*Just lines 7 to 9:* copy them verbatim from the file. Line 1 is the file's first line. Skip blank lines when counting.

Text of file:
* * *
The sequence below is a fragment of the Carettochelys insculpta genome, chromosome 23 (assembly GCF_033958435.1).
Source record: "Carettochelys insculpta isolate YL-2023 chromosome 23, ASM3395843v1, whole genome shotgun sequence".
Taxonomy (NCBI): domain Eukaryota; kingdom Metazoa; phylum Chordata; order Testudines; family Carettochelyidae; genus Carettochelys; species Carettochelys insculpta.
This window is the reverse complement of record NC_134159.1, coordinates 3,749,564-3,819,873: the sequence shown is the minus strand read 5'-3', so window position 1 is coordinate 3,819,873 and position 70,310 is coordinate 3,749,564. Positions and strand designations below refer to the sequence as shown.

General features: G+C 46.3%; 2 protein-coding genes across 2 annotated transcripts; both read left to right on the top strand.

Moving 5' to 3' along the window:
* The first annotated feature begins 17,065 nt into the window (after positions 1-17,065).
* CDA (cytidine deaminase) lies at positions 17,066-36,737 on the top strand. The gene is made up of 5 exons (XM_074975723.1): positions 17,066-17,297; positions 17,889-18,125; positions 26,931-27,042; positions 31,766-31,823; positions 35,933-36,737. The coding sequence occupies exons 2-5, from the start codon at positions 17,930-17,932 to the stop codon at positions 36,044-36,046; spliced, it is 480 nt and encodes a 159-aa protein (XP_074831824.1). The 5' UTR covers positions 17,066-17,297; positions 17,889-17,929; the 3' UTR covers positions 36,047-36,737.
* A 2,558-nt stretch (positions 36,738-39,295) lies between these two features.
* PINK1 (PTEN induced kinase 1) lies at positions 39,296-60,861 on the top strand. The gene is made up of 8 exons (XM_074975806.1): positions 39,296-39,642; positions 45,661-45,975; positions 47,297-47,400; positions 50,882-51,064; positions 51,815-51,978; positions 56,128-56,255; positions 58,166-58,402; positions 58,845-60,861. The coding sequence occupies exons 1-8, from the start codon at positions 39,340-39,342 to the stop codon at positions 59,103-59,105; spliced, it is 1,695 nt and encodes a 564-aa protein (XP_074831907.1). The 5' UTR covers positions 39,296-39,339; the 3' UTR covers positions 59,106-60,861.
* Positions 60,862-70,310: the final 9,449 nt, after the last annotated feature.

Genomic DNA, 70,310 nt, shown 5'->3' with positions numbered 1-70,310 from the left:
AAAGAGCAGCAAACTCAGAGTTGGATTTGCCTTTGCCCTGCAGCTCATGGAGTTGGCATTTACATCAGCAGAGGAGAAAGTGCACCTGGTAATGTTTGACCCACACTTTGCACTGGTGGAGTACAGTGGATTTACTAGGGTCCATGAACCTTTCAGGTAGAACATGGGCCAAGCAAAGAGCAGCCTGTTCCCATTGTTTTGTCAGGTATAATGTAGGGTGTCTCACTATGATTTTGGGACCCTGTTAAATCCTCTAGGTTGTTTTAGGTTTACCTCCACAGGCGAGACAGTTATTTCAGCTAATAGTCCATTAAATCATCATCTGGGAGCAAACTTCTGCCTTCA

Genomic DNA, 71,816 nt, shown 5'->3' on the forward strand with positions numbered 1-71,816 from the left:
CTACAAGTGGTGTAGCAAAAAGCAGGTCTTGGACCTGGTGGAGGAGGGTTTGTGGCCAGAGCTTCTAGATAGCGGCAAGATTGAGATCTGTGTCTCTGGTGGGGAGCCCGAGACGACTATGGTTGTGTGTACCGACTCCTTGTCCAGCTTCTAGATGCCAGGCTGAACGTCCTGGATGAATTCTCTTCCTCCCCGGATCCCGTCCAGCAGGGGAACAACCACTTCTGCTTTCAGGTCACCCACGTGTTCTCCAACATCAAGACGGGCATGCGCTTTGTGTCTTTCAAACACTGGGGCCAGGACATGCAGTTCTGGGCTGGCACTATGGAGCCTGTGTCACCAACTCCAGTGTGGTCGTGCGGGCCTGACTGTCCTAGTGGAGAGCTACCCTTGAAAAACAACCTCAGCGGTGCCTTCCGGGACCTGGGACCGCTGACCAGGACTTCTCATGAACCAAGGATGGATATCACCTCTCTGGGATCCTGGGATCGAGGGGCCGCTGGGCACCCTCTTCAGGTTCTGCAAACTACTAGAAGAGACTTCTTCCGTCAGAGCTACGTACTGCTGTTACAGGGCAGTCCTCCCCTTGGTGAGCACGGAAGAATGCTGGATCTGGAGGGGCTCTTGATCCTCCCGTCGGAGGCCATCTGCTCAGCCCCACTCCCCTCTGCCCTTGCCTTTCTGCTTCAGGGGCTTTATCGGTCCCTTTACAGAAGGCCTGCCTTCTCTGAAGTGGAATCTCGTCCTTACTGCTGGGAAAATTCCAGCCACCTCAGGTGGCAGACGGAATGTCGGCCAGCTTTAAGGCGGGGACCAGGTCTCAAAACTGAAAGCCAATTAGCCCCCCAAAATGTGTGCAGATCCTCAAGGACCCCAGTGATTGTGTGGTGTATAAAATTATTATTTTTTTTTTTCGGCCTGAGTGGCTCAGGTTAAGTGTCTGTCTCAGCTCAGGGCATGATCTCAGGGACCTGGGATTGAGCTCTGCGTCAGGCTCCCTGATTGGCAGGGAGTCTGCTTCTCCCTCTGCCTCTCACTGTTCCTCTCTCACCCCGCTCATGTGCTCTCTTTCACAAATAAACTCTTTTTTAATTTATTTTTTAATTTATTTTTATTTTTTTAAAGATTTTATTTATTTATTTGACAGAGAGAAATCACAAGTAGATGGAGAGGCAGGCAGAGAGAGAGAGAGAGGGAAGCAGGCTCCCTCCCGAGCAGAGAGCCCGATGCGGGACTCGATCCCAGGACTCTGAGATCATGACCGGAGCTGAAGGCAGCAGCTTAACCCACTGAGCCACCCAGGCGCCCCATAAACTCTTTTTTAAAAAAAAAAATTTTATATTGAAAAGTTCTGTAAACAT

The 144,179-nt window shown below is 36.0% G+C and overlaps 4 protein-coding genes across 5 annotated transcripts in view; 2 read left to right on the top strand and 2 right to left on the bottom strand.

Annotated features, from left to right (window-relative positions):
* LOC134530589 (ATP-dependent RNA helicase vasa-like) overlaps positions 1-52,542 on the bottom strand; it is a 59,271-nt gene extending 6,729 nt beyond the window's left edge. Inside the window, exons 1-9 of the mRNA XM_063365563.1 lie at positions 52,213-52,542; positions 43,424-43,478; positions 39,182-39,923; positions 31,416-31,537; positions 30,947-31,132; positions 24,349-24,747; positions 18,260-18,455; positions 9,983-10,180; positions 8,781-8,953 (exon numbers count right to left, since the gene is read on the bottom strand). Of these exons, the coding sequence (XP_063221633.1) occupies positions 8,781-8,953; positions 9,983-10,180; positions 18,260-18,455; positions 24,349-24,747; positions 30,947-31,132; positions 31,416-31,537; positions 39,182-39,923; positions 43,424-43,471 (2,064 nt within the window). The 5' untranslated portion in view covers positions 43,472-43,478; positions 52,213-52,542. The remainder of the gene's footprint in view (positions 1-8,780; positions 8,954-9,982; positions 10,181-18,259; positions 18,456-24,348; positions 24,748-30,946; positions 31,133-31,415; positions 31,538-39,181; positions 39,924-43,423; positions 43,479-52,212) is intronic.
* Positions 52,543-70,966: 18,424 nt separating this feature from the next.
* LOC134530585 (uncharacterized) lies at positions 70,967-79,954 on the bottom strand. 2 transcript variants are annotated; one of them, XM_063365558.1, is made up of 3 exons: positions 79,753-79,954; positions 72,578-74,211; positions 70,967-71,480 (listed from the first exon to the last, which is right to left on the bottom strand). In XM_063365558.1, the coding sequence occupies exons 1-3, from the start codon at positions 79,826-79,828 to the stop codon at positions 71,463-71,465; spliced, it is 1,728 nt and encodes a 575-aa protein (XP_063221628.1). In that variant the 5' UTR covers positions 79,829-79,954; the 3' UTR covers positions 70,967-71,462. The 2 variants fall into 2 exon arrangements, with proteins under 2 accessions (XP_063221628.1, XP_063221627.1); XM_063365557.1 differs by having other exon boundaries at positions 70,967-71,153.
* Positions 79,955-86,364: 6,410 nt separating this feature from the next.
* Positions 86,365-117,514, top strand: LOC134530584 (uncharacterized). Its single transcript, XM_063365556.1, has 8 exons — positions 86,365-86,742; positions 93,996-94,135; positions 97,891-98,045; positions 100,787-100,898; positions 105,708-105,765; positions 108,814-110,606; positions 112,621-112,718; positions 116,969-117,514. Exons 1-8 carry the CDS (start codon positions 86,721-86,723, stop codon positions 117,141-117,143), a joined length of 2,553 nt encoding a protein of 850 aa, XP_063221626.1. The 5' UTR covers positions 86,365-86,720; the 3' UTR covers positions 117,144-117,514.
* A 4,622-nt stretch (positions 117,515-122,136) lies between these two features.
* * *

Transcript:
* The first annotated feature begins 17,065 nt into the window (after positions 1-17,065).
* CDA (cytidine deaminase) lies at positions 17,066-36,737 on the top strand. The gene is made up of 5 exons (XM_074975723.1): positions 17,066-17,297; positions 17,889-18,125; positions 26,931-27,042; positions 31,766-31,823; positions 35,933-36,737. The coding sequence occupies exons 2-5, from the start codon at positions 17,930-17,932 to the stop codon at positions 36,044-36,046; spliced, it is 480 nt and encodes a 159-aa protein (XP_074831824.1). The 5' UTR covers positions 17,066-17,297; positions 17,889-17,929; the 3' UTR covers positions 36,047-36,737.
* A 2,558-nt stretch (positions 36,738-39,295) lies between these two features.